Drawn to the Flame
The Mark: A War Correspondent's Memoir of Vietnam and Cambodia
by Jacques Leslie
Four Walls Eight Windows New York, NY 1995
Among the many memoirs written by the journalists who covered Indochina in the Sixties and Seventies, Jacques Leslie's memoir stands apart. Written twenty years after he left Cambodia, Leslie's book is a window: On the other side of the glass, in the darkness, we can dimly see Vietnam and Cambodia. When we refocus our gaze, however, we see the author's reflection in the windowpane.
Other memoirs tell us about the world on the other side of the glass. Leslie's book tells us about the reflection.
What draws reporters to conflict? The desire to experience war was a sign of having The Mark:
"Having the mark meant being addicted to Vietnam, being used to intrigue and pumping adrenaline and layer after layer of lie, truth, lie, truth, until the two were indistinguishable; the mark was the perverse and frightened expression of our love. People with the mark shared a yearning they suspected Vietnam of being able to satifsy, and while they hated the war (for wars are meant to be hated), they loved it even more, and hated themselves for loving it."
Why take such risks? Leslie does not pretend to answer those questions in general. He answers them only for himself. It's tempting, however, to believe that his answers apply to war correspondents everywhere.
Leslie arrived in Vietnam in 1972 as a correspondent for the Los Angeles Times and quickly found his view of the war at odds with that of his bosses. His bureau chief, George McArthur, seemed eager to accept American assessments of progress without question. Leslie, meanwhile, was unconvinced, and his skepticism deepened the longer he stayed in Vietnam.
Robert Gibson, the Times' foreign editor, continually prodded Leslie to be "objective." In Leslie's view, however, Gibson's idea of "objectivity" was embodied by the hawkish McArthur. "I thought objectivity was impossible -- a refuge for the meek, who'd rather omit what was least tangible, which is surely where the truth lies," Leslie writes. "My standard of good journalism was honesty, which meant facing the truth, following it down its own path, not sculpting an idealized image of it, all clean and sparkling with bogus ideology. I knew no objective journalists, but I knew some honest ones."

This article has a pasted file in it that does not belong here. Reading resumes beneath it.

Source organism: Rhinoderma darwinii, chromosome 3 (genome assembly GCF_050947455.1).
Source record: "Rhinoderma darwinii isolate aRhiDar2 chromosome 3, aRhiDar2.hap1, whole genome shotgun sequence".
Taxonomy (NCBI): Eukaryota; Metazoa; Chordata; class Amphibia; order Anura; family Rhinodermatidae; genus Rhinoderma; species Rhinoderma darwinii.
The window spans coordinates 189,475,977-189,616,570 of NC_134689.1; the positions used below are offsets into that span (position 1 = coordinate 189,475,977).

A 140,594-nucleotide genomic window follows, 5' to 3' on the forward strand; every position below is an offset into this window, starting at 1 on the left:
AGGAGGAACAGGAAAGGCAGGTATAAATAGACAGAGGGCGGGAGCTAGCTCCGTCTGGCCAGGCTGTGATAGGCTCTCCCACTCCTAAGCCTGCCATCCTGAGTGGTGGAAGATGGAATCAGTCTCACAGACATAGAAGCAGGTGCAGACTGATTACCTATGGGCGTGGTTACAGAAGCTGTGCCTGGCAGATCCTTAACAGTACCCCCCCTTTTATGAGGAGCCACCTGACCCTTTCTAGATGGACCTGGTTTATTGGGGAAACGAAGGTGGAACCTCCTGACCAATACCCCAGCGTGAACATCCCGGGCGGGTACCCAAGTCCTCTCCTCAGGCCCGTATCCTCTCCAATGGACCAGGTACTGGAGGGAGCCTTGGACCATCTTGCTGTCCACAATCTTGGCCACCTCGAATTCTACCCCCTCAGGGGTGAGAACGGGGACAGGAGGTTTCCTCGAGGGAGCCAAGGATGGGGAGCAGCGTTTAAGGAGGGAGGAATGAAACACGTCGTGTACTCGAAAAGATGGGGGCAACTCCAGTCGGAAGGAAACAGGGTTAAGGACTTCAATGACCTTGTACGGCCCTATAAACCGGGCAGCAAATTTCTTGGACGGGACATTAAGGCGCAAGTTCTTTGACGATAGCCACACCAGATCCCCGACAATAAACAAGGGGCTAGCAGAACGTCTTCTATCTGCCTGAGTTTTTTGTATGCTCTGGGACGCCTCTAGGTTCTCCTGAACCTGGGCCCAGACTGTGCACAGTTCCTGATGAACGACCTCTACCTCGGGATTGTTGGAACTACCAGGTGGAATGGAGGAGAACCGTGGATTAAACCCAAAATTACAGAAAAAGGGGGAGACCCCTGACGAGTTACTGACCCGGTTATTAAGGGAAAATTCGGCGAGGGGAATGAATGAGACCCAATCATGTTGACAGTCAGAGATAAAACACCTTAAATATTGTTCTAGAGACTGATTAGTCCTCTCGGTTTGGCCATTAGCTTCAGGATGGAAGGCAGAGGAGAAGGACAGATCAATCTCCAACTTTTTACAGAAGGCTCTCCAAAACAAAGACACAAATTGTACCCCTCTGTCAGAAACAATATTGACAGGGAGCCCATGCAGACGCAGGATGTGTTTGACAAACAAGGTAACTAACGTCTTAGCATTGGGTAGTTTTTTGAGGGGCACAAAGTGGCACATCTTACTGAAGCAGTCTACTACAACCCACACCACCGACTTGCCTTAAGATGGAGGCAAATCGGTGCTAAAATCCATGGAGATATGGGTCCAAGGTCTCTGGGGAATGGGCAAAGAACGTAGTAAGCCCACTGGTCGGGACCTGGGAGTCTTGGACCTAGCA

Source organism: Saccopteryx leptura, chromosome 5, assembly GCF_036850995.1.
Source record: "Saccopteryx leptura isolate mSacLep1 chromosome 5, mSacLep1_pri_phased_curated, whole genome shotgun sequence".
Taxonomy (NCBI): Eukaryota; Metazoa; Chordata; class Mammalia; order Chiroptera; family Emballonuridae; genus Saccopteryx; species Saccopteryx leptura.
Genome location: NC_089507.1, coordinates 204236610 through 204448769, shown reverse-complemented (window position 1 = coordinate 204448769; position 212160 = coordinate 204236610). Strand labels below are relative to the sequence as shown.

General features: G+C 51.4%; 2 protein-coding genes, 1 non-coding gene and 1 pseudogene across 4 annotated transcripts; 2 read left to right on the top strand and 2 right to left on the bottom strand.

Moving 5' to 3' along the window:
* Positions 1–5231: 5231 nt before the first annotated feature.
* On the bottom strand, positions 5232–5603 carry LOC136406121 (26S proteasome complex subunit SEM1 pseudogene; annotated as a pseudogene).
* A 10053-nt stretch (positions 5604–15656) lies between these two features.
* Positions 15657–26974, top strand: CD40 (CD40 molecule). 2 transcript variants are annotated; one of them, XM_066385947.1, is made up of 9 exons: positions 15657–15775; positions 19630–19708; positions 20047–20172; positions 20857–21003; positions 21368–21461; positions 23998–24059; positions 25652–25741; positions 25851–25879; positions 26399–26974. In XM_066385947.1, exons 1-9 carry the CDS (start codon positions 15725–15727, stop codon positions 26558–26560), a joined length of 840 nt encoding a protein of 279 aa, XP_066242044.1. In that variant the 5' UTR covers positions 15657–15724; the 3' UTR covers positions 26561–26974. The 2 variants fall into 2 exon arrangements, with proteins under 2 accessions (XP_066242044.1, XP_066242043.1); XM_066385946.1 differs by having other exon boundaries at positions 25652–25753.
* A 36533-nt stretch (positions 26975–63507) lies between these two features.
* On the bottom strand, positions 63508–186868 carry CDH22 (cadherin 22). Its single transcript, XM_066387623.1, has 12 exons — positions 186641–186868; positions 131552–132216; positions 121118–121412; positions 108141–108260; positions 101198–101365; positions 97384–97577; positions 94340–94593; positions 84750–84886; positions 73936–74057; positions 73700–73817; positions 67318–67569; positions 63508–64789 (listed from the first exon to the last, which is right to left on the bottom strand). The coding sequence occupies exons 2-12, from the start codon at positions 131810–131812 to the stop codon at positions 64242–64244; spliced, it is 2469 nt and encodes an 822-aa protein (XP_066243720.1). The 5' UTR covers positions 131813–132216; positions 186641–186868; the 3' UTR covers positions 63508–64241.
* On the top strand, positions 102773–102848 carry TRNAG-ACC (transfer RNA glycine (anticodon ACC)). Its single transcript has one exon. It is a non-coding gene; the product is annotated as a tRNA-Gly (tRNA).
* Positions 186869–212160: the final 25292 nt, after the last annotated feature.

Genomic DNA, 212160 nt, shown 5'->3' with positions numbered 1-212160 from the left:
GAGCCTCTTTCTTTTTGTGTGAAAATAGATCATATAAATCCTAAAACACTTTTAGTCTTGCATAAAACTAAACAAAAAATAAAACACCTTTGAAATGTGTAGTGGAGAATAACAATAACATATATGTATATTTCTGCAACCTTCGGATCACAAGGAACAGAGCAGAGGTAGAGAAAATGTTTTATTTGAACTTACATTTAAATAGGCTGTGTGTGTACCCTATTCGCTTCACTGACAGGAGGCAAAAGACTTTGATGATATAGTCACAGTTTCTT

Leslie wrote several stories that displeased the South Vietnamese government. Immediately after the 1973 ceasefire agreement, Leslie ventured into Vietcong-held territory, emerging with a report that indicated that the rebels held a firm grip on a great deal of territory, often within sight of the main roads. A subsequent story about corruption was the last straw: in July 1973, the Saigon regime expelled him from the country.
His next assignment was Phnom Penh. Leslie paints a detailed portrait of the foreign correspondents in a country on the verge of collapse. Sydney Schanberg, Denis Cameron, Elizabeth Becker, Al Rockoff, Anthony Paul, and others cope with the decay through different means... and, one suspects, with varying degrees of success.
For Leslie, the excitement he had felt in Vietnam was gone, replaced with fear and tension. He soon left Cambodia, only to return in 1975, in the final weeks before the fall of the Lon Nol regime. As the Americans withdraw from the country, the remaining journalists must make a choice: go, or stay.
The end comes swiftly, and as it arrives, we wait for some sort of resolution, or a dramatic denouement.
The dramatic conclusion never comes, and for a moment, after closing the book, we feel as though its questions have been left unanswered. Only later do we realize that the answers we were revealed to us long before the story ended.
One suspects that, as he looks back on a long-past chapter of his life, Leslie feels the same way.